Eric Plemons, Ph.D.
This upper division undergraduate course traces the problem of "sexuality" as it has been treated in anthropological research. We engage scholarly work and attend to the political and academic conditions under which such work was (or was not) produced.
This lower division undergraduate course introduces students to major areas of scholarship in medical anthropology through the analysis of surgical procedures. For example, we examine invidualism through studying the separation of conjoined twins, kinship relations through the study of in-family kidney transplant, and nationalism through an anlysis of prosthetic technologies for the rehabilitation of war veterans.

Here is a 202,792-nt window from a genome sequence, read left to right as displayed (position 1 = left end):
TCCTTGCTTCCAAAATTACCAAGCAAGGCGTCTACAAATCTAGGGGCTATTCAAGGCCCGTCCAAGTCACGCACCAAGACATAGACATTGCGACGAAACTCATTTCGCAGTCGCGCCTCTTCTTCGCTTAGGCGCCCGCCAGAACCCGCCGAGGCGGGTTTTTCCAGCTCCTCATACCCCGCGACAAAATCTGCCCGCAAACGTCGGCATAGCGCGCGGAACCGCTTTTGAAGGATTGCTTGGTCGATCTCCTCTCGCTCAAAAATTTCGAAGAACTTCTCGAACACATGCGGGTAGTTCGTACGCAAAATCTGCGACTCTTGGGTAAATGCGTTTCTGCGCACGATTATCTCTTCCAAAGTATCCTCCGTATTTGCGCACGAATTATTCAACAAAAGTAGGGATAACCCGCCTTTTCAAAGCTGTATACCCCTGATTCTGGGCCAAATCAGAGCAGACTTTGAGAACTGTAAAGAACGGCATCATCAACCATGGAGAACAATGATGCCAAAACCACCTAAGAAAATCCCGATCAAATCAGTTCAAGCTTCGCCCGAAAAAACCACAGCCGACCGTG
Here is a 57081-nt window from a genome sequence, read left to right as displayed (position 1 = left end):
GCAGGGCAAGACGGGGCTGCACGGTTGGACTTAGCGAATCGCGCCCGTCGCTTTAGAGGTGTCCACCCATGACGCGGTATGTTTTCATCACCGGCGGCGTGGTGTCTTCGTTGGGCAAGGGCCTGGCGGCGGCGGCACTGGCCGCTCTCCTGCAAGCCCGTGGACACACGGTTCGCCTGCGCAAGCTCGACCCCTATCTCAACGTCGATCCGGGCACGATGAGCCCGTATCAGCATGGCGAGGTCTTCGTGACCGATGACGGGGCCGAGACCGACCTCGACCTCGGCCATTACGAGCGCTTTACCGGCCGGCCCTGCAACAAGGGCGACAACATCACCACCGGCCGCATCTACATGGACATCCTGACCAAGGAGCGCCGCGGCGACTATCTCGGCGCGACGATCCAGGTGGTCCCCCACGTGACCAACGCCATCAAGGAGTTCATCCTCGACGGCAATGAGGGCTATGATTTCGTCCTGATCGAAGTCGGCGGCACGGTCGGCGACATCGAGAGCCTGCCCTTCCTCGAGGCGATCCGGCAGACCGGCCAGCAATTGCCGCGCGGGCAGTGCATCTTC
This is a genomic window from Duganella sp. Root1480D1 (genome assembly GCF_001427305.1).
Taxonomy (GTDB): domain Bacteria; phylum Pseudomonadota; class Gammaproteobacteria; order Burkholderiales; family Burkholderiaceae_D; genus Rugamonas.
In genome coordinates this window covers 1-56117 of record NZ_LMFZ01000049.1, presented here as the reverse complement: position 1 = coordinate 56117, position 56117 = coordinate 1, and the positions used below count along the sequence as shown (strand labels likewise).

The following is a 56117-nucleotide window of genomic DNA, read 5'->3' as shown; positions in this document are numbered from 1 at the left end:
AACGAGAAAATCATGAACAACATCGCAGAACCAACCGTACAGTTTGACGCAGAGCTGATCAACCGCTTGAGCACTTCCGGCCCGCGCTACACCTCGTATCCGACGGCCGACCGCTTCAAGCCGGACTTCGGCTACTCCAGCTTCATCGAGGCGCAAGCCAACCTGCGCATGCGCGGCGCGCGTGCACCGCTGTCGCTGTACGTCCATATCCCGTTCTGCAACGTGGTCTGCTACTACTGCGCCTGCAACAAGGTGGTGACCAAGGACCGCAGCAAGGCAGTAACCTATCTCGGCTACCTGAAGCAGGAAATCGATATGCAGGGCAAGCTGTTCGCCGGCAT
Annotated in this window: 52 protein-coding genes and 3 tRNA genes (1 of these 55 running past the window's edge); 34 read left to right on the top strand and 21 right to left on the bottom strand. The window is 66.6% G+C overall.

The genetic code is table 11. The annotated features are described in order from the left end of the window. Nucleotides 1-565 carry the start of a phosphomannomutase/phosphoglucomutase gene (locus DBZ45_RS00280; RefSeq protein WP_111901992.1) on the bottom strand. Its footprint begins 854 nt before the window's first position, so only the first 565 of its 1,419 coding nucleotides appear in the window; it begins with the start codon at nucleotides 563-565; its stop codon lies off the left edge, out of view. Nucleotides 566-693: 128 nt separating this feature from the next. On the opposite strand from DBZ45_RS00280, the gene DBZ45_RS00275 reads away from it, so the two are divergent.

This lower division undergraduate course introduces students to concepts of extra- and supernumerary sexual and gender identities. We read from different moments in history and across geographic and cultural boundaries to explore the many ways that bodies, practices and forms of life have been imagined and practiced.
This upper division undergraduate course explores questions of how and where bodies "know." Moving beyond a dualistic model of mind/body, we engage sensorial learning as part of this seminar. Course readings and discussions are complemented by physical, technical learning--learning to knit, play an instrument, serve a tennis ball, and so on. These projects of embodied learning enrich our intellectual scholarship.
This upper division undergraduate lecture examines the role that critical theory (in its many forms) has played in medical anthropological scholarship over the last three decades. We engage topics such as political economy, biopower, structural violence, feminist critique, and ontological multiplicity.